Investigating museums' ‘dirty little secret’
Some items in collections have a toxic history that only chemistry can reveal
On a chilly fall evening in 2001, Professor of Analytical-Environmental Chemistry Peter Palmer was shivering in the hills west of Shasta, California, watching intently as members of the Hoopa Valley Tribe performed their celebratory White Deer Skin Dance. “The Hoopa have these deerskin pelts with eyes looking at you. The pelts are mounted on sticks — it’s really haunting,” Palmer says. “It’s amazing to see how these artifacts are meant to be worn.”
It’s a little outside his training as a chemist who tests environmental pollution, but artifacts like these have become an important focus of Palmer’s work.
Museum conservators, concerned about insects and rodents, used to treat items in their collections with pesticides like arsenic and DDT. (At the time, it wasn’t known that these substances act as neurotoxins to humans.) Since 1990, when the Native American Graves Protection and Repatriation Act created a legal pathway for Native American tribes to request that artifacts be returned to them, the tribes have had to grapple with this toxic history. As museums rarely maintain records of the use of pesticides, it’s often unknown whether important pieces of heritage were tainted during their time sitting in collections.
“The problem is still out there,” said Palmer. “It’s the museums’ dirty little secret.”
In 1999, San Francisco State Archaeologist Jeffrey Fentress approached Palmer with the idea of testing several items in the University’s collection for the presence of pesticides. The chemist’s first instinct was to say no. “I didn’t know anything about this problem,” Palmer explained. “But then I figured, ‘We’ve got the equipment. And there’s no standard method, but I think we can develop one.’” So he worked with SF State student Matt Martin for months to find a way to accurately measure levels of pesticides in the objects.
Over the following two decades, Palmer has worked with Native American tribes 10 times to test such objects after they were returned to their rightful owners from museum collections.
The work holds some unique difficulties. The sacred nature of some artifacts means researchers often can’t use standard “destructive techniques,” which involve grinding up a small piece of the item to be tested. Complicating things further, the paints and natural products used to make artifacts can contain trace amounts of heavy metals, too — and figuring out whether the toxins have a natural origin adds more steps to the testing process.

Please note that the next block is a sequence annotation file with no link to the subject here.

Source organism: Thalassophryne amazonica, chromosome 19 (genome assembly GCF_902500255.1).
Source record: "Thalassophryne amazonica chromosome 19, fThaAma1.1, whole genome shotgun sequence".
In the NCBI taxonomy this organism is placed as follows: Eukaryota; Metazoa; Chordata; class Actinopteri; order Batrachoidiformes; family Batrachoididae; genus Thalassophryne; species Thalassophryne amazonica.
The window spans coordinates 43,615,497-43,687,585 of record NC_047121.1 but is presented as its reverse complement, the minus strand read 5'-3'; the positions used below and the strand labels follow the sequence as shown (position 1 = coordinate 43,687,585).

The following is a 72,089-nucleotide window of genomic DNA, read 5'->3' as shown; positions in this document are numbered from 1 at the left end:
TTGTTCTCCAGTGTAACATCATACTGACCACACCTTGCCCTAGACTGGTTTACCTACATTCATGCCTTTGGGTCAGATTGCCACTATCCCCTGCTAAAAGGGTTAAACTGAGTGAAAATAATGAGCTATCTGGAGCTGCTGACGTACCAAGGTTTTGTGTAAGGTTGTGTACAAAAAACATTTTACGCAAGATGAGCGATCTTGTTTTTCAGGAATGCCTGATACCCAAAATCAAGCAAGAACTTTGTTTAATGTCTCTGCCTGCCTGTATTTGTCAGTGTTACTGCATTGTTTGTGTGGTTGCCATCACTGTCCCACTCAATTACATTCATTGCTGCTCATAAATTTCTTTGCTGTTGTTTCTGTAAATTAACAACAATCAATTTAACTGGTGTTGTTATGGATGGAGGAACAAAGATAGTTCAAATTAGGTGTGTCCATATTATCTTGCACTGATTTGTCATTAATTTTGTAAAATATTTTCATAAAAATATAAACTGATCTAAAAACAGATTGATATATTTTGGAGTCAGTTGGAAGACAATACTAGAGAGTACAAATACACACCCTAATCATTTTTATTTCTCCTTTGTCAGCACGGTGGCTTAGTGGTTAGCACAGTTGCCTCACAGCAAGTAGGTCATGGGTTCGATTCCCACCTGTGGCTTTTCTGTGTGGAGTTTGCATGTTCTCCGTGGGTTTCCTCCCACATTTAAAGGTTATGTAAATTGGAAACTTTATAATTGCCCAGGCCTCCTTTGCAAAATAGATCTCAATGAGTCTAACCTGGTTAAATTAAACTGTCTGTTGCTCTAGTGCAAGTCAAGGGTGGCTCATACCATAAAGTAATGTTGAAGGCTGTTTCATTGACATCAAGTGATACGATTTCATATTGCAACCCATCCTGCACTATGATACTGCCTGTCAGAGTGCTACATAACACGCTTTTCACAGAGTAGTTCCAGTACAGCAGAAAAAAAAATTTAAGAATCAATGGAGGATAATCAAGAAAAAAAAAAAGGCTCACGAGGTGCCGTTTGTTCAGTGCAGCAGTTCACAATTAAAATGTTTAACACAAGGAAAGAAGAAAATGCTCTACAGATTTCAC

At times, the results of the testing have been shocking. “It stunned people to learn the levels of toxins on these artifacts,” Palmer said. The traditional garb returned to the Hoopa tribe, for instance, was so contaminated with mercury that they couldn’t be safely worn. Since there’s no way to remove the toxins, the outfits are now displayed behind glass rather than worn as intended.
Only a handful of analytical chemists around the country even take on projects like these, in part because of the challenge of getting funding for the work. Despite the regulations requiring that artifacts be returned to tribes, there are no requirements that they be tested. Palmer ended up self-funding several of his testing projects, scraping together supplies and the means to train about a dozen student volunteers to perform analyses.
But the work has its rewards, too, such as being invited to ceremonies like the Hoopa’s White Deer Skin Dance. Last year, Palmer performed testing on baskets from SF State’s own collections in the Department of Anthropology for the Elem Pomo tribe. He and his students were able to confirm the artifacts were free of toxins — and representatives of the tribe invited him to watch the baskets be returned to their home. “These are from the high craftsmen of their art and they’ve been gone for so many years. This ceremony was to welcome them back,” Palmer explained. “I got paid in full that day. You can’t put a price on these things.”